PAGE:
2. ReWriting the Rules of the American Economy by Joseph StiglitzWhen the 2008 financial crisis struck, Noam Chomsky, influential leftist intellectual extraordinaire (and arguably a dying breed), recommend the United States government enlist Joseph Stiglitz to help drive the recovery as, at the very least, an ideological consultant. Even though the government uncharacteristically ignored the recommendation, the American public should most certainly not. Especially the American left. We should be pa [...]

    3. I read this book because I think there are problems with the US economy which need to be addressed. Specifically, I think the divide between middle class and CEO pay, the ratio of which has expanded exponentially over the years. I feel that the work of middle class needs to be valued and their pay needs to be raised, though as shown throughout history, taxation of the rich does not make the poor more wealthy. I read this book with the hopes on some fresh ideas on how to rebalance the earnings of [...]

    4. This was published in 2016 and I'm assuming Stiglitz and his team of researchers presumed they'd be addressing these very sensible policy changes to a Democratic administration. Of course, that's not how things worked out, so while I find these recommendations to be very smart and probably quite workable in some alternate universe--where Trump is not president and where our legislators are not a clown-car full of Ayn Randian government-hating zealots and dopey theocrats--to read it now is sort o [...]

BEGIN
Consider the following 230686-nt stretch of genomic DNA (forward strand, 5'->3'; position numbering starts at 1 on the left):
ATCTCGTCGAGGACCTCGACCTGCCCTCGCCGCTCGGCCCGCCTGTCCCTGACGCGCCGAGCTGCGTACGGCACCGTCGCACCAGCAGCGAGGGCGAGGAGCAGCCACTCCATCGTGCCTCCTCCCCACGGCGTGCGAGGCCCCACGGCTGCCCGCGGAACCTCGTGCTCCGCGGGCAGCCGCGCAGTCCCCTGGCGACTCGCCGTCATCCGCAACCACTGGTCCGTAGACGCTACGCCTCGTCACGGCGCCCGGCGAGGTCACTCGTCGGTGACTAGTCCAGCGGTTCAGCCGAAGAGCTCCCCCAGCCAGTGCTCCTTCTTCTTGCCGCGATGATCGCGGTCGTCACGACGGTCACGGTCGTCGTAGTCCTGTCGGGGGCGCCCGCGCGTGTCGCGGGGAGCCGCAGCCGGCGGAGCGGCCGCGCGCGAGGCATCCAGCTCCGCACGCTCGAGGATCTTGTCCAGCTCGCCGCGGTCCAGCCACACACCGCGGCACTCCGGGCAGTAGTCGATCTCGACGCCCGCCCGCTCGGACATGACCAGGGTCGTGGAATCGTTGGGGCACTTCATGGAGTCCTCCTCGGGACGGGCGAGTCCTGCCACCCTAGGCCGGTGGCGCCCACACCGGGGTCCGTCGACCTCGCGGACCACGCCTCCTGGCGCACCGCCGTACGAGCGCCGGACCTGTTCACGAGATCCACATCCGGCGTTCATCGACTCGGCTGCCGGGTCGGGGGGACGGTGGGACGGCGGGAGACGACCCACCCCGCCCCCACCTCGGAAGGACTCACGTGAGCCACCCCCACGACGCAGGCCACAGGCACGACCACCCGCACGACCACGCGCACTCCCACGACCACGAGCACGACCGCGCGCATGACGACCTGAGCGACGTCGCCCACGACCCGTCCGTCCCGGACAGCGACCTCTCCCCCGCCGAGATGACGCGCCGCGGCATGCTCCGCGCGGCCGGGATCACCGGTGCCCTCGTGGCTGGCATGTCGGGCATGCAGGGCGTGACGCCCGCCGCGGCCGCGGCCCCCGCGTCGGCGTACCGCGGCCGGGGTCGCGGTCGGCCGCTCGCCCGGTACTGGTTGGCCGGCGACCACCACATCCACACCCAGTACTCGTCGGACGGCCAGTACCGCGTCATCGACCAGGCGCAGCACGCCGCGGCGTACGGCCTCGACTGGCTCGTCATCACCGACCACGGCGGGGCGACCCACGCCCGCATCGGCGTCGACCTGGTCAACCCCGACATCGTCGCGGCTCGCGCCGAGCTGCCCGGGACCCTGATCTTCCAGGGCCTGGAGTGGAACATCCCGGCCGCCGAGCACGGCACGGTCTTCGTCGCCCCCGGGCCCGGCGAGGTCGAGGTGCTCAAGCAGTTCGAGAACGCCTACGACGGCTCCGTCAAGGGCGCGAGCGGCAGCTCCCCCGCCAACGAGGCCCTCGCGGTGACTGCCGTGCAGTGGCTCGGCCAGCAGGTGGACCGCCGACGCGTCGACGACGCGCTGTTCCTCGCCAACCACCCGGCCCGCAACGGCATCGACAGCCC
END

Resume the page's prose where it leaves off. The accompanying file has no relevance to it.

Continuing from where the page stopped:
5. I really enjoyed this book as a brief and yet deep perspective on how the American economy has been structured to enable inequality. Stiglitz presents both the historical relevant policy modes and associated actions by corporations, governments, and citizens. He balances this with recommendations on how we can move forward to overhaul our economic structure and financial structure towards something that will promote greater equality and inclusion. This book left me wanting to revisit all of my e [...]

    6. I picked up the book when I ran into it in the library. Nobel prize winner Joseph Stiglitz, the author, has many publications influenced my view on economies. This book covers a timely topic - inequality and growth.I am convinced that inequality is a choice, and we can effectively address inequality by changing the rules of Economy. The book contains sparse data to support this idea. However, I am not satisfied with the explanation that economy will also grow fast with those new rules. No convin [...]

    7. Great book if you want to be reinforced in your views about the inequalities that have divided America from the haves and have nots. Pretty good book if you want to get a exhausting list of the things that need to change in order to see that inequality dissipate. Useless book if you want realistic plans for implementing any of the changes Stiglitz believes is required to balance inequality and promote prosperity for all.How now, brown cow?